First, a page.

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Tuesday, 20 June 2017

Politics and Classification

It is reported this morning that 'angry worshipers' at Finsbury Park Mosque have been 'demanding' that journalists should classify the man who drove a truck into some of their number on the previous evening should be classified as a "terrorist". The Metropolitan Police have already indicated that they will attempt to use the terrorist legislation to charge and prosecute him; and the Prime Minister, goaded into precipitate comment in view of her ineptitude over the recent fire, has made remarks indicating that she would prefer to be able to use such a classification. Presumably the officials who have adopted this language think that by suggesting that the Muslim 'community' is under threat of 'terrorism' they are in the same position as the multi-national group of individuals who were struck down in Borough Market.

It may be politically helpful for establishment politicians to us such language, but that does not make it true. It does not help the forensic process that is under way; and it does little for social cohesion.

It is more likely, in my mind, that the occurrence of this incident [almost] on the anniversary of Jo Cox's murder by a lone nutter points to the more likely circumstances of the recent attack. It is equally inexcusable with all the other episodes that are glibly described as 'hate crimes'. That classification, too, seems to me to be profoundly unhelpful: 'hate' is a powerful word, but it does not describe the range of emotions and social pressures that cause some people to commit outrageous acts.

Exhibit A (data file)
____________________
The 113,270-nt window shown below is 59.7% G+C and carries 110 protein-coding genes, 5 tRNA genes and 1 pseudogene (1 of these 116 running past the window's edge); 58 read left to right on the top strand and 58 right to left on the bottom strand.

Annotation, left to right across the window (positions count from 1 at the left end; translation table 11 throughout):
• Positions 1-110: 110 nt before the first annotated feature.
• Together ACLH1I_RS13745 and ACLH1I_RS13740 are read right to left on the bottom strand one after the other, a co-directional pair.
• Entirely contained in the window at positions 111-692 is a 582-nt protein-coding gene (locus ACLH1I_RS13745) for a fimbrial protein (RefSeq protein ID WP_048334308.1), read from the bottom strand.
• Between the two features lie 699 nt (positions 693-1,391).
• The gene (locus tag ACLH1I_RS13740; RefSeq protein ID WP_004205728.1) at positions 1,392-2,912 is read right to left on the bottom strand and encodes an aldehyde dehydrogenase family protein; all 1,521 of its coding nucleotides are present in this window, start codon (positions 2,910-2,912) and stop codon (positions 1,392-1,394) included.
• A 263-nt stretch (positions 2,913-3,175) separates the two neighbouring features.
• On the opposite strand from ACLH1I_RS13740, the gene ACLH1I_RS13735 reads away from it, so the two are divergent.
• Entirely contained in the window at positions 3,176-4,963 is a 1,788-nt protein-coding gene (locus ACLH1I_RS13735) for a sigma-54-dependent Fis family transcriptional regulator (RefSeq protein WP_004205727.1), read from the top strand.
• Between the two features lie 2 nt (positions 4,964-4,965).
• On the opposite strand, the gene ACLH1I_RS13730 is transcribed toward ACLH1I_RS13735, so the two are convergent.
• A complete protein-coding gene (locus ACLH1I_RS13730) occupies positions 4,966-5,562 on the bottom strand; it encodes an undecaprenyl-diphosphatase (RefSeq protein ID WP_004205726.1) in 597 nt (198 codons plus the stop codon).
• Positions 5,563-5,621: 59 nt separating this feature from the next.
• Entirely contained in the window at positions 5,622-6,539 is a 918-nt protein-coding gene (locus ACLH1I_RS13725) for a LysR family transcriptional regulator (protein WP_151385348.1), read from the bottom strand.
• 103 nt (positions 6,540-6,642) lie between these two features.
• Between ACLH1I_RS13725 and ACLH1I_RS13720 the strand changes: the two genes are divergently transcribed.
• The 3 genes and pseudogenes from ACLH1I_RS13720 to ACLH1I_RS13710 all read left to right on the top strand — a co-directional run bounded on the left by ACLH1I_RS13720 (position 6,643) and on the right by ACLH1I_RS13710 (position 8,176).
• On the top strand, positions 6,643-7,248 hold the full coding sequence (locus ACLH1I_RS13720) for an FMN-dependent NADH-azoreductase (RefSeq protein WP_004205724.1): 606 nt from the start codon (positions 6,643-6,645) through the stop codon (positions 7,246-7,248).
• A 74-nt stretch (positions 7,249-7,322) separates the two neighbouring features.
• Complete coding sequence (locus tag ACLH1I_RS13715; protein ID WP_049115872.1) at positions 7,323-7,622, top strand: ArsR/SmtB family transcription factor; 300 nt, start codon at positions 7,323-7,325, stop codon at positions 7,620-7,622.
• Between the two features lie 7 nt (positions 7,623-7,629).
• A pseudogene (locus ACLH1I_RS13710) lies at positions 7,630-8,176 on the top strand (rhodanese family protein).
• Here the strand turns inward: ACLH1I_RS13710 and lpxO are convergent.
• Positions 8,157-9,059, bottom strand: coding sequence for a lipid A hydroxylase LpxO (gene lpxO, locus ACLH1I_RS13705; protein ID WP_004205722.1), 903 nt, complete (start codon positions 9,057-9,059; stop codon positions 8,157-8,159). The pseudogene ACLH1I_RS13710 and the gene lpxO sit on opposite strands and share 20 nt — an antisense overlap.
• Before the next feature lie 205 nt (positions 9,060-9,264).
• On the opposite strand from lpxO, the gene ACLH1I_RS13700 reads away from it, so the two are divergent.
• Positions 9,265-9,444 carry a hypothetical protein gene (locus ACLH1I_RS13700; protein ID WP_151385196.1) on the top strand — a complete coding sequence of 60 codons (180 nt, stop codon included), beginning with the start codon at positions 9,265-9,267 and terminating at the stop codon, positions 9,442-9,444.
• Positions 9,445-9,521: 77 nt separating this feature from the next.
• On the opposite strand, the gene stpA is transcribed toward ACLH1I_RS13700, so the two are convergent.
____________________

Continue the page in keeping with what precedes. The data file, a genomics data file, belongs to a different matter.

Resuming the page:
This set of circumstances causes one to look at classifications that have been used in past eras. Between the two world wars, "the unemployed" had a very powerful meaning: it covered the tens of millions of people in the then-advanced countries who were reduced to destitution by the great depression. The memory of that episode was evoked to justify the action by central banks and governments in 2007-8, which avoided a repetition of the 'thirties horror but which did dislocate the entire economic system in a way which is now haunting British politics and society. The USA and most of continental Europe have recovered much better from the trauma that followed the financial crash than has the UK: the worst is yet to come for the UK. If the government intensifies Osborne's austerity, even by a small amount, it could cause the tipping-point at which social acceptance of the effect of the cuts [to the police, to the NHS, to schools, to welfare and social care] cease to be tolerated.

An increasing proportion of the population have no significant assets, insecure and irregular earnings, and - as the last resort - low levels of benefit if they pass stringent tests as to their 'need'. These people are paupers - the 'poor' - such as have existed throughout history. There have been many attempts to abolish poverty. The whole endeavour of the post-1945 Welfare State was to eradicate poverty and ignorance and unattended illness: and it has slowly been dismantled over the past forty years. Society is coming very closely to an existential crisis: and divisions within society - including that between Muslims and those whom the militants among them call 'crusaders' - could horribly exacerbate a very bad  period of future history.               

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